Synthetic siRNA

Double stranded siRNA molecules are more stable than single stranded antisense oligonucleotides, which should facilitate their in vivo applicability, but delivery of short, naked, synthetic siRNA molecules by intravenous injection also leads to rapid degradation of the siRNA molecules. Still, in short-term models the injection of naked siRNA could be useful. For example, intraperitoneal injection of anti-TNFα siRNA in mice reduced peritoneal TNFα levels (but not IL-1α levels, indicating specificity) and concomitantly protected against injection (18 hours after the siRNA delivery) of a lethal dose of LPS4. High pressure injection of plasmids into tail vene results in efficient uptake of a plasmid in the liver. Similarly, high volume injection of siRNA in the murine portal vene results in transfection of 60 per cent of the hepatocytes. Blockage of caspase-8 or caspase-3 production using this method rescued 30-50% of mice that would normally die following surgically induced total hepatic ischemia5.

For longer stability, several types of chemically modified siRNA molecules have been used and this area is still evolving rapidly, similar to the chemical modification approaches that have been tested for antisense oligonucleotides in the past. siRNA containing phosphorothioate exibit increased serum stability6. Modifications to the sugar moiety of the siRNA molecule such as 2’-O-methyl ribonucleotides or RNA analogues with a methylene linkage between the 2’and 4’ positions enhance resistance to nuclease mediated degradation and improve thermal stability, while maintaining target knock down efficacy.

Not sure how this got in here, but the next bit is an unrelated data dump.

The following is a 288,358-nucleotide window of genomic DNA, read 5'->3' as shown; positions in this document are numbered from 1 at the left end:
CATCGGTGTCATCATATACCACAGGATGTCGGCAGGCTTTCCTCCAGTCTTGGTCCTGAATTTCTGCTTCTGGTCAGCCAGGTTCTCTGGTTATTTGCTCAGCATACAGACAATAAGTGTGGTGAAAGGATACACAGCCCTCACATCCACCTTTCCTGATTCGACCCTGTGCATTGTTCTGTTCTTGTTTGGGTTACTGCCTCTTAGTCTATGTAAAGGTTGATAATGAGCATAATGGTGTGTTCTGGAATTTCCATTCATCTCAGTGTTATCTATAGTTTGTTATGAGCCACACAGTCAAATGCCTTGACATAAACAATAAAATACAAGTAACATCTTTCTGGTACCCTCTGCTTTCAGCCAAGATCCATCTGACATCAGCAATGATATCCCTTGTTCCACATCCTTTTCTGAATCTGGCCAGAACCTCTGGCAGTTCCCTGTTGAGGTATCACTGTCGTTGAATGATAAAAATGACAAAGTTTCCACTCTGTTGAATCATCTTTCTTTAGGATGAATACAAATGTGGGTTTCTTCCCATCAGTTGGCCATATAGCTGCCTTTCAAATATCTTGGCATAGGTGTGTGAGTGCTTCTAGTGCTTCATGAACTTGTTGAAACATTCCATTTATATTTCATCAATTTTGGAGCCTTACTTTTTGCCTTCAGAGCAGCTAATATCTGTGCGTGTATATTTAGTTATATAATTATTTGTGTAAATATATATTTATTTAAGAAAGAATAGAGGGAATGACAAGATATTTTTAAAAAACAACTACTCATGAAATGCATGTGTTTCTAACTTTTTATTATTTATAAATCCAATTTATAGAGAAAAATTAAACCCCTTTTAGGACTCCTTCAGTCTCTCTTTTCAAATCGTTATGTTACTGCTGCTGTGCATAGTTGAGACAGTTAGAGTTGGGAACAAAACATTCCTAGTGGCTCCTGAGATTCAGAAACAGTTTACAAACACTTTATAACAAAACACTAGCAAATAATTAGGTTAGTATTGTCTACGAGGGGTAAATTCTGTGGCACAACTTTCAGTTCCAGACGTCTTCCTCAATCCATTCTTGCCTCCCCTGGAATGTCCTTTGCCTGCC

Also, carrier proteins have been used to stabilise the siRNA. Atelocollagen complexed with siRNA is resistant to nucleases and is efficiently transduced into cells, thereby allowing long-term gene silencing7. In an alternative approach noncovalent complexation of synthetic siRNA with low molecular weight polyethylenimine was used to deliver siRNAs (against a growth factor receptor) to subcutaneous tumors following intraperitoneally delivery in mice, resulting in a marked reduction in tumor growth8.

Plasmid-driven siRNA